University of Chicago hosts seventh annual citywide career conference for high school students
Kovler Foundation gift honors Office of Special Programs-College Prep, endows future conferences
The Office of Special Programs-College Prep at the University of Chicago established its annual career conference for high school students in 2010 to introduce Chicago-area students to an array of options for their futures. This year, UChicago alumnus Peter Kovler, LAB’69, AB’74, and the Kovler Foundation endowed the conference with a $250,000 gift to keep the free event going for years to come.
On May 13, more than 165 students from 48 high schools turned out for the 2017 Kovler Foundation Larry Hawkins Career Conference for High School Students. The students participated in plenary and panel discussions with nearly 80 professionals representing more than a dozen industries.
“The Kovler Foundation recognizes that having a solid educational foundation that allows for discovery and exploration of career goals is the beginning of a life of accomplishment, a deterrent to the violence that plagues communities, and a realization that life’s success must be grounded in a hope for the future,” Kovler said.
At Kovler’s request, the conference was named in honor of Larry Hawkins, who founded the Office of Special Programs-College Prep in 1968, to help low-income, academically challenged, and potentially first-generation college students on the South Side complete high school and prepare for and access college. Current programming includes academic and cultural enrichment, college entrance exam preparation, and college and financial aid application guidance, as well as college and career awareness such as college tours and the career conference
“Our task is to provide practical, step-by-step assistance and to improve the quantity and quality of resources to ensure students are challenged, inspired, and empowered,” said Dovetta McKee, director of the Office of Special Programs-College Prep, which is part of the University’s Office of Civic Engagement. “We are deeply grateful to Peter Kovler and the Kovler Foundation for their generosity and support of the career conference.”
One of the driving goals of the conference is to give youth the opportunity to see people from similar backgrounds succeeding in their professional lives. People like plenary speaker Nichole Barnes Marshall, a first-generation college graduate and alumna of the Office of Special Programs-College Prep who is now global head of diversity and inclusion at Aon Corporation.
“I was right there where you are, a kid from the South Side with nothing, now in a role where I’m responsible for a global function for a global organization,” said Marshall, who challenged the students to follow their passions. “Why are you here? What purpose do you have? What value can you bring to this world? Do you have to be a doctor or a lawyer, which are fantastic professions, or are there other areas where you can contribute?”
The conference aims to introduce students to a wide range of careers, including those they may have never considered. This year featured panels on 15 career paths: art and design; healthcare; advertising, marketing and public relations; accounting, banking and finance; law and justice; engineering and technology; business, consulting and nonprofit; architecture; writing and journalism; professional athletics, fitness training and coaching; research and scientific inquiry; performing arts, production and event planning; social work and advocacy; education; and urban planning and politics.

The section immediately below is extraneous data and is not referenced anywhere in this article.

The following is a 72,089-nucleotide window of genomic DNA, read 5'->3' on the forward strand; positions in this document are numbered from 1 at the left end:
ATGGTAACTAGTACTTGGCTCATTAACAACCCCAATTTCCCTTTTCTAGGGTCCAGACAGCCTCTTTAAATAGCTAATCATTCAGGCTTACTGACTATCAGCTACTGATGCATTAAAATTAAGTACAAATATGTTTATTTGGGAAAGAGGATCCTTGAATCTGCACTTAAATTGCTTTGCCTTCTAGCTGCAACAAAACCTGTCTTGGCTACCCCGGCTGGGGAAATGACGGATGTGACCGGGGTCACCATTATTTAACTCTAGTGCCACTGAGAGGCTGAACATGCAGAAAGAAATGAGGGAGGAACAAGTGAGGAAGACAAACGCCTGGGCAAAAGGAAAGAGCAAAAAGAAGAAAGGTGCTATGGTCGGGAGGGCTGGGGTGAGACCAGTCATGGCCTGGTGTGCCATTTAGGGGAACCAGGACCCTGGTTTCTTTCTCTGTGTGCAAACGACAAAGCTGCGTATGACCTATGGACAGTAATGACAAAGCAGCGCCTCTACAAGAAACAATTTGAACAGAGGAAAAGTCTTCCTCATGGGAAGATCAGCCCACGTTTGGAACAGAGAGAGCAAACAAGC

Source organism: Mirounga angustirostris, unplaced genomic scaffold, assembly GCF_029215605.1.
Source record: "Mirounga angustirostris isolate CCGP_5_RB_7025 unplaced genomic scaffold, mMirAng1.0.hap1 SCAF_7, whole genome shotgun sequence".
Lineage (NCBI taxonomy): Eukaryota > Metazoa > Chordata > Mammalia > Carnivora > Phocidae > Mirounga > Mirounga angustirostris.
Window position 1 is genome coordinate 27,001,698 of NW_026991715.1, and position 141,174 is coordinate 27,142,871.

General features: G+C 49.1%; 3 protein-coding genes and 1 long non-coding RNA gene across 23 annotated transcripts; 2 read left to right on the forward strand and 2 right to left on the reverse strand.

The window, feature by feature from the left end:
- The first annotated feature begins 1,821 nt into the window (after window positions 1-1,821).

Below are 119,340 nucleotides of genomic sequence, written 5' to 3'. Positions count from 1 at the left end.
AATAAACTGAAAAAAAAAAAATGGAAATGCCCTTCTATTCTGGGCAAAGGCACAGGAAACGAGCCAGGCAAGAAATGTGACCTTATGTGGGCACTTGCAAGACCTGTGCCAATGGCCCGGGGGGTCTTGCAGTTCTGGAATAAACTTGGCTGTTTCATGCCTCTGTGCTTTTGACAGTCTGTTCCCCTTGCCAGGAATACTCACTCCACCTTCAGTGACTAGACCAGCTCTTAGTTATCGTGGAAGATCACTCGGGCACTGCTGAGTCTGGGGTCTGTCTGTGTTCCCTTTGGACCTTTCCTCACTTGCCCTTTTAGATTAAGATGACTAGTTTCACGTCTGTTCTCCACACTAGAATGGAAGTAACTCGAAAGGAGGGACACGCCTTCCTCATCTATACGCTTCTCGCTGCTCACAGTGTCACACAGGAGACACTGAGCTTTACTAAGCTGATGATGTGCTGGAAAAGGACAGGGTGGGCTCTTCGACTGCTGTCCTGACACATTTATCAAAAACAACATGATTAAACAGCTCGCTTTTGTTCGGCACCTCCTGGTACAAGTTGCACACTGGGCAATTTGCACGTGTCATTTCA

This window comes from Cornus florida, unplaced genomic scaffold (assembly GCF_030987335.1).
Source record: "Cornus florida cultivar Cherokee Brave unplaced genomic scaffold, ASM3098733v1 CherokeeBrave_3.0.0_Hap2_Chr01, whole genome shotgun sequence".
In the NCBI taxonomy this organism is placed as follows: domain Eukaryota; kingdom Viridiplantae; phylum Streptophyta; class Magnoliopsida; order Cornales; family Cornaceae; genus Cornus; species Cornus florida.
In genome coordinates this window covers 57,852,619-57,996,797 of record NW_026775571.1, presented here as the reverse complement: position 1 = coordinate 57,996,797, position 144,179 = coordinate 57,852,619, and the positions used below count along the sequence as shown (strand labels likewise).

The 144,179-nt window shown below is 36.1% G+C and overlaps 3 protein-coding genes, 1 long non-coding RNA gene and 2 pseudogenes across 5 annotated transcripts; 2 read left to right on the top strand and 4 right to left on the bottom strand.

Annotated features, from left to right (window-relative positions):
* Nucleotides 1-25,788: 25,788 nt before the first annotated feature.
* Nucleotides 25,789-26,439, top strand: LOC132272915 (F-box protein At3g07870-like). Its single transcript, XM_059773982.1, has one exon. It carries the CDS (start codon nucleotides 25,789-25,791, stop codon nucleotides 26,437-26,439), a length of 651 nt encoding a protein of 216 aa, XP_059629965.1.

Panelists included Cook County Circuit Court Judge Ramon Ocasio III, 45th Ward Ald. John Arena, and more than 15 UChicago and UChicago Medicine faculty and staff.
Eric Z. Williams, a college/career specialist in the Chicago Public Schools Office of School Counseling and Postsecondary Advising for Networks 10 and 11, was on the education panel. He said, “A wide range of career options were shared both in and outside the session. Indeed, students with primary interest in law and even medicine were surprised to learn that they could work as lawyers within a school district or become physician-scientists who teach and do research in a medical school or hospital setting while they are also practicing medicine. “
In the opening plenary, Myetie Hamilton, executive director of Epic Academy Charter School and former deputy chief of schools for Chicago Public Schools (CPS) Network 9, encouraged the students to take chances. “I am living evidence that zip code and income will not determine your destiny,” she said. “Because I made a choice to push beyond my fear and step into discomfort, this fashioned me into the woman I am today.”
The conference also included a session on essay writing for college and scholarships, and a college access resource room. The career conference is a component of UChicago Promise, the University’s pledge to help increase college access and readiness for Chicago students.
Donville James, a high school freshman, attended the essay writing workshop because he felt his writing needs improvement. “I write okay now, but if I could just get that extra push, that extra info on how to write my essays, it would be even better,” said James. “When I have to apply for scholarships I have write in more detail and write on a college level, so it really helped.”
Ricky Ng, a junior, said he would definitely recommend the conference to other students. “I got to learn a lot of job paths you can take, the struggles they had to go through, and the accomplishments they’ve had taking that path. I found it really inspiring.”
Originally posted August 3, 2017.